Birch Bayh (1928-2019)
Indiana Senator, Champion of the Bayh-Dole Act, Dies at 91
By Stephen J. Susalka, PhD
Sen. Birch Bayh passed away March 14, at the age of 91, leaving behind a legislative legacy that will long endure.
Since it was enacted in 1980, the Bayh-Dole Act has served as the cornerstone of the technology transfer profession. For those of us who work in the field, and those who have been helped by the many thousands of innovations that have made the world a better place, we owe him an awful lot.
It is because of Bayh’s bipartisan and ground-breaking legislation that we have thousands of academic inventions on the market today, Allegra, the nicotine patch, and FluMist, to name just a very few. The Bayh-Dole Act also set the stage for the explosion in growth of start-up company formation (today more than a thousand start-ups are formed each year in the U.S.).
And it was Bayh’s revolutionary legislation that was responsible for transforming the United States into an unmatched innovative powerhouse. You can read about Sen. Bayh’s many outstanding achievements in his obituary in The Washington Post.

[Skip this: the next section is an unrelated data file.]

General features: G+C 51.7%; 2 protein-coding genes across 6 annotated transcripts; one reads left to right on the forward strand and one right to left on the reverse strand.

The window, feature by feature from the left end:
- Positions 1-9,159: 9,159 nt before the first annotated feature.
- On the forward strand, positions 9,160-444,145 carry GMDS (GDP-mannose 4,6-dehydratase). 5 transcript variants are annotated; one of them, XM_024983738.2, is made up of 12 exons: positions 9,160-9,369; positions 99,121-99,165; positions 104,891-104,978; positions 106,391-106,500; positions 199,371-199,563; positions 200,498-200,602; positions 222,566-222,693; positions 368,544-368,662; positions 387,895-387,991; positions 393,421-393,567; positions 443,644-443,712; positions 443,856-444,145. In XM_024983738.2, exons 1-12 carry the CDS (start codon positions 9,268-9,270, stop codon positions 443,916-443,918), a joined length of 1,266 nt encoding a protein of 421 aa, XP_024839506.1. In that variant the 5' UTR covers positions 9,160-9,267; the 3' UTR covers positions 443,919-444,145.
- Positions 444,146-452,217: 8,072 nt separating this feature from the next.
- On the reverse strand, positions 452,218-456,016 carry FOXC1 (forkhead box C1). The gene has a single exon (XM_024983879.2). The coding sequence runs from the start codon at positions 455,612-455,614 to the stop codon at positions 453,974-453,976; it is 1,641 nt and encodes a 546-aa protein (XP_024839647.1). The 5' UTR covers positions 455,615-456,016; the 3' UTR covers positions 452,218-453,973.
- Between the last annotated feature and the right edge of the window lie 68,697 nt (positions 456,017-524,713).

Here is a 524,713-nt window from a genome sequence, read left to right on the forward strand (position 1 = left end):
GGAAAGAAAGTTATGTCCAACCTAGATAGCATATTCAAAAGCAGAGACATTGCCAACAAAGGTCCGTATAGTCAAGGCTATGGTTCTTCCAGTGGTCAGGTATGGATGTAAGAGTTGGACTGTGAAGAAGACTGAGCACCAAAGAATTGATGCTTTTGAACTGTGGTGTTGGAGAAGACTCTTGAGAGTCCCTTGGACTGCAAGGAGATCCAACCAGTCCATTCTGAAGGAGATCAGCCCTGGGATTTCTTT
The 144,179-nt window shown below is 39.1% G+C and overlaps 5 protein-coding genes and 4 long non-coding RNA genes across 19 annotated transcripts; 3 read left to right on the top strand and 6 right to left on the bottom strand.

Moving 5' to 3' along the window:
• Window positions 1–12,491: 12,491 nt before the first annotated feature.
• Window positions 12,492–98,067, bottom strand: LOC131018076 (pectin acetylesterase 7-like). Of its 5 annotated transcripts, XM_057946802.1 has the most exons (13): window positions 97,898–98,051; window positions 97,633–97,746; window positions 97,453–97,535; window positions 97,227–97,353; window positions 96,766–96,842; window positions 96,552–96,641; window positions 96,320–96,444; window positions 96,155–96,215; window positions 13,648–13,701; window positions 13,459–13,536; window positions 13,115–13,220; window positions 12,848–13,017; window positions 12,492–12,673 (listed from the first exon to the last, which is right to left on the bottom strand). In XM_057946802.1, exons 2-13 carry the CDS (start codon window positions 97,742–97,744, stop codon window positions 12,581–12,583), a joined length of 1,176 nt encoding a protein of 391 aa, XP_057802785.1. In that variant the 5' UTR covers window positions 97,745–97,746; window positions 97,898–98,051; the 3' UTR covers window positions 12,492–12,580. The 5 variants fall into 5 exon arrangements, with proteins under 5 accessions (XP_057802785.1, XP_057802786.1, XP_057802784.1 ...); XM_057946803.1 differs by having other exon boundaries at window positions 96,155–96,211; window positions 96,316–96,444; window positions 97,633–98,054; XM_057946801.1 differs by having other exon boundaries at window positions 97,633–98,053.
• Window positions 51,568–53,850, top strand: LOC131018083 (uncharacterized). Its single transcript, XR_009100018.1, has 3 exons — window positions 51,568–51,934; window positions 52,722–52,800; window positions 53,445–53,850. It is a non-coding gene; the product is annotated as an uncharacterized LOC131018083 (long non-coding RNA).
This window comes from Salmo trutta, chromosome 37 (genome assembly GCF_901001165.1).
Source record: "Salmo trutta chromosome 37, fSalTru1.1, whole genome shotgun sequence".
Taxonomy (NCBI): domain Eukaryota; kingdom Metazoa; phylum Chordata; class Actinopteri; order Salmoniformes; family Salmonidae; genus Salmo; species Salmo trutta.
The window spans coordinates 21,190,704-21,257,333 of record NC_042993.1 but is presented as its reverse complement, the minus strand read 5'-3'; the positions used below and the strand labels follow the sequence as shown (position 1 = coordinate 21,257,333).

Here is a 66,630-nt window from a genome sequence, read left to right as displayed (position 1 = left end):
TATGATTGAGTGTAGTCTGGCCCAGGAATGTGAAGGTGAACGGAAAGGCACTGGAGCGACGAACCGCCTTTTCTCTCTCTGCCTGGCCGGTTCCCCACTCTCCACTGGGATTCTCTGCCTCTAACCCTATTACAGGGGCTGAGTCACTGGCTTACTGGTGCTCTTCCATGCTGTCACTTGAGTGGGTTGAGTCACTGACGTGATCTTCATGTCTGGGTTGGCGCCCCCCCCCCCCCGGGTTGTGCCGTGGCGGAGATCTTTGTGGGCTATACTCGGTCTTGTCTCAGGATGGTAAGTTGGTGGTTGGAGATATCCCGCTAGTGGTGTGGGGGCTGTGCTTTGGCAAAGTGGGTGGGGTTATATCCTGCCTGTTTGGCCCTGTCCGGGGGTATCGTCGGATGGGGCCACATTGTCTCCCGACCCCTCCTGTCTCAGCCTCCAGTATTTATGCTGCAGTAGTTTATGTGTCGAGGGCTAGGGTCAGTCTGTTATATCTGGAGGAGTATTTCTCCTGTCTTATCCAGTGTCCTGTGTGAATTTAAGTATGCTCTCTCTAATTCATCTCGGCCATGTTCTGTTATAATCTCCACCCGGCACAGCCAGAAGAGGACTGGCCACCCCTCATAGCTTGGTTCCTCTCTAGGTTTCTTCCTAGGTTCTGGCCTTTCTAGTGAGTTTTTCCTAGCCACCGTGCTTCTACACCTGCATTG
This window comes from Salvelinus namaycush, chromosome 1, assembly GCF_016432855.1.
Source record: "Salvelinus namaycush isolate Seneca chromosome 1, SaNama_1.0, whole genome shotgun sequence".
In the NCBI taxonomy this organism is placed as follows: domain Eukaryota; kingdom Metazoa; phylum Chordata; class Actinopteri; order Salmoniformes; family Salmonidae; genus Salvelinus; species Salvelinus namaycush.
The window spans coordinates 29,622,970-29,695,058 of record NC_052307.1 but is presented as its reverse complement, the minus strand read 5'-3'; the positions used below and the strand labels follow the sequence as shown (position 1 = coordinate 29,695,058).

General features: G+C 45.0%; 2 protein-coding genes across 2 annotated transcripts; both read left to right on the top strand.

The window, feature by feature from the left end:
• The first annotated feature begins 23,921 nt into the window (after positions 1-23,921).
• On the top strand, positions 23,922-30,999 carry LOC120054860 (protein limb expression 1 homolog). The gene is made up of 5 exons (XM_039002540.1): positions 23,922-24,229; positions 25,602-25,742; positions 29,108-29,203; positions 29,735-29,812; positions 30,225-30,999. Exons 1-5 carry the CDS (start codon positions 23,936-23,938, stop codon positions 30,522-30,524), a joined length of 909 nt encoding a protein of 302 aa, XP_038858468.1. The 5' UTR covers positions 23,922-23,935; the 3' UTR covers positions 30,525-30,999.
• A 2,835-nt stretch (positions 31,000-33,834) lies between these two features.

You may assume that the U.S. has always been at the forefront of innovation, but it was as recently as the late 1970s where Europe was the undisputed leader of new drug development (149 new drugs from 1975-1979, compared to the U.S.’s 66 during that time), according to the Information Technology & Innovation Foundation. Because of the Bayh-Dole Act and other legislation, the U.S. now accounts for more new drugs than any other country (88 from 2012-2016 alone, compared to Europe’s 75). It is not an understatement that this legislation has led to millions of people living better and more productive lives due to its impact.
If imitation is the sincerest form of flattery, Bayh-Dole-like legislation has been adopted in countries around the world as governments try to emulate the commercialization success we have had here in the United States.
Because of Senator Bayh, the U.S. is more innovative, tax-payer funded inventions are being commercialized at a record pace, and economic development driven by these inventions and academic start-ups is booming.
Thank you Senator - you will be missed, but your legacy endures.